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The 5-Minute Habit That Can Change Your Life

The 5-Minute Habit That Can Change Your Life

In today’s world, it’s incredibly easy to get sidetracked from doing what truly matters to you. Every day, we are bombarded by distractions from all directions. Being able to minimize these distractions and focus your time on what’s important to you will greatly influence your entire life.

When it comes to being productive with your time and focusing your days on what really matters to you, there is a 5-minute habit that can have a significant affect on your life. It’s very simple: You must tell your time where to go.

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Taking 5 minutes every day to write down your schedule for the next day can help you stay on track toward your goals, decrease time wasted on unimportant activities, and help you make sure you are spending your days doing what matters most to you.

Here are some tips to maximize the power of writing down your schedule.

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1. Set aside time to do something you love

Every day, plan some time to do something you love, even if it’s for just 5 minutes to start. When you take time to regularly do the things that light you up, your life will change and so will the people around you. If you’re not sure what you love, check out this free workbook.

2. Make sure you’re living your top priorities

Writing down your schedule can help you stay focused on what’s truly important in your life. As you write down your schedule, make sure you’re spending time on your top priorities. If you notice that month after month, you’re neglecting what’s important and filling your schedule with junk, it’s time to re-evaluate yourself. By consistently writing down your schedule, if you discover that you’re not living your top priorities, dig deep and be really honest with yourself about what your priorities are, and re-evaluate your life and schedule so you can truly live your priorities.

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3. Group similar tasks together

When you write down your schedule, consider batching tasks together that are similar or that require you to be in the same location. This can help you minimize time spent transitioning from one activity to the next, which can help increase your productivity. Think about your daily tasks and group them in ways that allow for seamless transitions.

4. Give yourself deadlines

Deadlines are very powerful, as they can help us significantly increase our effort. When you write down your schedule, put time limits on your tasks. When you feel like the task must be completed in a certain amount of time, it can help you avoid procrastination and take immediate action. One way to maximize your use of self-imposed deadlines is to use the Pomodoro technique. This very simple technique can significantly help you to focus during your time allotted for each task.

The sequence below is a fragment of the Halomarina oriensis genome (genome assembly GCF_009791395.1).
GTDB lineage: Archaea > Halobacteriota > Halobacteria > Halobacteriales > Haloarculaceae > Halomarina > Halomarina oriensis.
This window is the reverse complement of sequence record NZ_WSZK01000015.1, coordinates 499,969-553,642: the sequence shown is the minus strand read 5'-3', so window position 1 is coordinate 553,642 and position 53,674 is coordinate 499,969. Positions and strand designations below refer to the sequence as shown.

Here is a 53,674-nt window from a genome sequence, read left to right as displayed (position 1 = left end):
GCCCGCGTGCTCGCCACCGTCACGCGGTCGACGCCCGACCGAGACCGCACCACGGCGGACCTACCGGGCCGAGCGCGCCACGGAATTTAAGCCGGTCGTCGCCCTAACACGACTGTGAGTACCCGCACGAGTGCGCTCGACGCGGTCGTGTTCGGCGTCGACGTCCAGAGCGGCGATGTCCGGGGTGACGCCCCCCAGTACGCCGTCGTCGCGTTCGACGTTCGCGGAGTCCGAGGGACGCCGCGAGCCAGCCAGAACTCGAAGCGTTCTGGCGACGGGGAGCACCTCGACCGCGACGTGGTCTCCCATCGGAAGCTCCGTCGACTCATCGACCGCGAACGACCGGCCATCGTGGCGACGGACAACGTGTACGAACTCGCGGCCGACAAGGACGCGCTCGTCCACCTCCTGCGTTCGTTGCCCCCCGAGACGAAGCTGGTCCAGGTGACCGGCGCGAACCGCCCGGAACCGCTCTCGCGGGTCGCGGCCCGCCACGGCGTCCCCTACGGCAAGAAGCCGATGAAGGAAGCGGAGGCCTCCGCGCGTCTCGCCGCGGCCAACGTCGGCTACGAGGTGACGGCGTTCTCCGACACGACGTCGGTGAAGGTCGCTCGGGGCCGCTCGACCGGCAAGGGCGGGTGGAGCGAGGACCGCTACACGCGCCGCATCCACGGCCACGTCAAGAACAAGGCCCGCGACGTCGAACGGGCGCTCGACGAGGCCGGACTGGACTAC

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5. Include a small step toward a big goal on your daily schedule

In order to make regular progress toward your big goals, commit to taking a small action step every day. Each day, write out the action step you will take the next day to move yourself closer to your dreams.

I hope these time-management strategies help you as much as they’ve helped me. Writing down your schedule is a very simple exercise, yet it can be life-changing. When you tell your time where to go, it helps you focus your life on what truly matters to you. This will enable you to live a more fulfilling life. As you develop the habit of writing down your schedule, I’d love to hear how your life changes as a result. Writing down your schedule is a very simple, yet amazingly beneficial, life hack.

Featured photo credit: Stacy Spensley / https://flickr.com via flickr.com

More by this author

Dr. Kerry Petsinger

Entrepreneur, Mindset & Performance Coach, & Doctor of Physical Therapy

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Last Updated on November 18, 2020

15 Tips to Restart the Exercise Habit (and How to Keep It)

15 Tips to Restart the Exercise Habit (and How to Keep It)

It’s okay, you can finally admit it. It’s been two months since you’ve seen the inside of the gym. Getting sick, family crisis, overtime at work and school papers that needed to get finished all kept you for exercising. Now, the question is: how do you start again?
Once you have an exercise habit, it becomes automatic. You just go to the gym, there is no force involved. But after a month, two months or possibly a year off, it can be hard to get started again. Here are some tips to climb back on that treadmill after you’ve fallen off.